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The Night of the French Ball

by Portland Wentforth


A detective is well used to the unusual and to meeting as cold facts what, when told, seems a tissue of the wildest improbabilities. During my experience I had one case which for certain strange features I have never had surpassed. It seemed to make itself into my hand as clear as a first lesson in reading for a child, until almost the end, and then came points which are hard enough to unravel.

It occurred years ago, on the evening of the French Ball. I was free, and attended it. It was the usual thing. The Academy of Music was filled with gay women and young fellows about town. By twelve o'clock the wanton hilarity was beginning to get well under way. The women were leaning heavily on their partners' arms and indulging in loud laughter, while the steps were more vigorous than decorous. The high-kicking had begun. My attention had been particularly drawn to one young woman. She was not very tall, but was beautifully made. She was dressed like a Columbine. Her short, pointed skirt of yellow silk and blue velvet came hardly to her knees, and the waist was quite décolleté. On her blond hair was perched a conical cap with tiny silver bells on it. Around her face was wound a piece of white lace to serve as a mask. I noticed her because she was such an exquisitely graceful dancer. Her small feet, cased in gold shoes with high heels, twinkled as prettily as possible as they lightly touched the waxed floor. The dancing was an intense pleasure to her evidently. She could hardly keep her feet still during any pause in which she had not to move. They would beat impatiently upon the floor, and she would toss one in front of the other and sway her sinuous little figure, impatiently waiting till her turn to dance came again.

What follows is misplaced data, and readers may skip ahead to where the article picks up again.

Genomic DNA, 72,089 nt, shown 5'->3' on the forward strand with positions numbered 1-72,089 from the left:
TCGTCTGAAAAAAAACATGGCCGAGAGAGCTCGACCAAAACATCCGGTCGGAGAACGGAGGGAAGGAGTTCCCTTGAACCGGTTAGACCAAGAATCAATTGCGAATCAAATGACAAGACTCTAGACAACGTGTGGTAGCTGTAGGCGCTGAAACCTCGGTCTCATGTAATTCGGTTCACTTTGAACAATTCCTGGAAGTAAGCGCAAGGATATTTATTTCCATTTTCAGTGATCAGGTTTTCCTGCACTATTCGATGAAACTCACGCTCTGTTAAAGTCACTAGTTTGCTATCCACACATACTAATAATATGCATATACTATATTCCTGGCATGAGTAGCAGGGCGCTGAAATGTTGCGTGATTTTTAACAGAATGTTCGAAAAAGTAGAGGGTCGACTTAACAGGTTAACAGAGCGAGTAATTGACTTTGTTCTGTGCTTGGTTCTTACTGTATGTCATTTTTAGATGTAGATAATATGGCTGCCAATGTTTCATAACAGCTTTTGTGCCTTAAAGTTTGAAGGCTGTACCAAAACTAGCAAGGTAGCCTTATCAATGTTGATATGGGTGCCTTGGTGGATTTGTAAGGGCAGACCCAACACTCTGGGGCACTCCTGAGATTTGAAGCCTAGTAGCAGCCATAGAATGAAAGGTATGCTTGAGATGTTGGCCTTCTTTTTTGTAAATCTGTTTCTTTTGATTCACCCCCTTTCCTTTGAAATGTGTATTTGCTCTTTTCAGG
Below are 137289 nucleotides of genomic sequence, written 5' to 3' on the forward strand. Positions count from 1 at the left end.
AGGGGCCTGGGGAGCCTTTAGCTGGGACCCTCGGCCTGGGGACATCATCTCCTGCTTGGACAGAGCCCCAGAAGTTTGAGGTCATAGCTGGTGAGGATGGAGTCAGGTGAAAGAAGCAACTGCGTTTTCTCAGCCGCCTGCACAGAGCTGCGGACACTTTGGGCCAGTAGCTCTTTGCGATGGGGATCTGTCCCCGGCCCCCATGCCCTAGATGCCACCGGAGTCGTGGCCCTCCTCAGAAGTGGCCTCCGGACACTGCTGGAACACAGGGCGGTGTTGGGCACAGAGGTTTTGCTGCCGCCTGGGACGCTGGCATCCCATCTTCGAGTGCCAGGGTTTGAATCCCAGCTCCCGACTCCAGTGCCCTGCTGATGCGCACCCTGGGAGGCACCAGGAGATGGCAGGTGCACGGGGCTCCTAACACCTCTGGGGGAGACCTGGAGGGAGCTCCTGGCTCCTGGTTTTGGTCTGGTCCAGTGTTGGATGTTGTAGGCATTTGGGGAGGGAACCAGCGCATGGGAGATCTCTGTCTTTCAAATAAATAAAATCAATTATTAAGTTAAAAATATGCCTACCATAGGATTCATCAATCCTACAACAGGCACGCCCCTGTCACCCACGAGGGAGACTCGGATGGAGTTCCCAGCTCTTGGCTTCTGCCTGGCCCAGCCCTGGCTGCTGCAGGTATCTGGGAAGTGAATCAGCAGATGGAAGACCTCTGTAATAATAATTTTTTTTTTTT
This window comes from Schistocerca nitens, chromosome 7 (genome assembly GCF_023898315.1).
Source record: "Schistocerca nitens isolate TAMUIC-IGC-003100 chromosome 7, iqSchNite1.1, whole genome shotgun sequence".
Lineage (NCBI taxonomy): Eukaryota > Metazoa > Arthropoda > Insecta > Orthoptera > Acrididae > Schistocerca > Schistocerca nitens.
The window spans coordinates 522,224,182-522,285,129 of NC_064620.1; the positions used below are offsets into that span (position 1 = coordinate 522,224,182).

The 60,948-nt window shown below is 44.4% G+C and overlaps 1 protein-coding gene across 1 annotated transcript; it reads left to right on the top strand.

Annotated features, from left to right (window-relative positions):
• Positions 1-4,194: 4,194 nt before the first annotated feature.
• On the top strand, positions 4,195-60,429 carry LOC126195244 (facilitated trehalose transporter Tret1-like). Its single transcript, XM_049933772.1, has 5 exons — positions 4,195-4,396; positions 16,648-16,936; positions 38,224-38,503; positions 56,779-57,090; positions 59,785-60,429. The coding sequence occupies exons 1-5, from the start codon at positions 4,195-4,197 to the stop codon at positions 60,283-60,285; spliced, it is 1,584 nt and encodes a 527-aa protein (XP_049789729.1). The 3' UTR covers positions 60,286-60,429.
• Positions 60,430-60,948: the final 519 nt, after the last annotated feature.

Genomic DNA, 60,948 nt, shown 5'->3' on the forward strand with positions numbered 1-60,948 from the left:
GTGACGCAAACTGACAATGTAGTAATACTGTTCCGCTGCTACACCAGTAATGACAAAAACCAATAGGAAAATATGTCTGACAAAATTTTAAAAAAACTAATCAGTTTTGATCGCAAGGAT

As I was standing near the door looking at her a party… Read More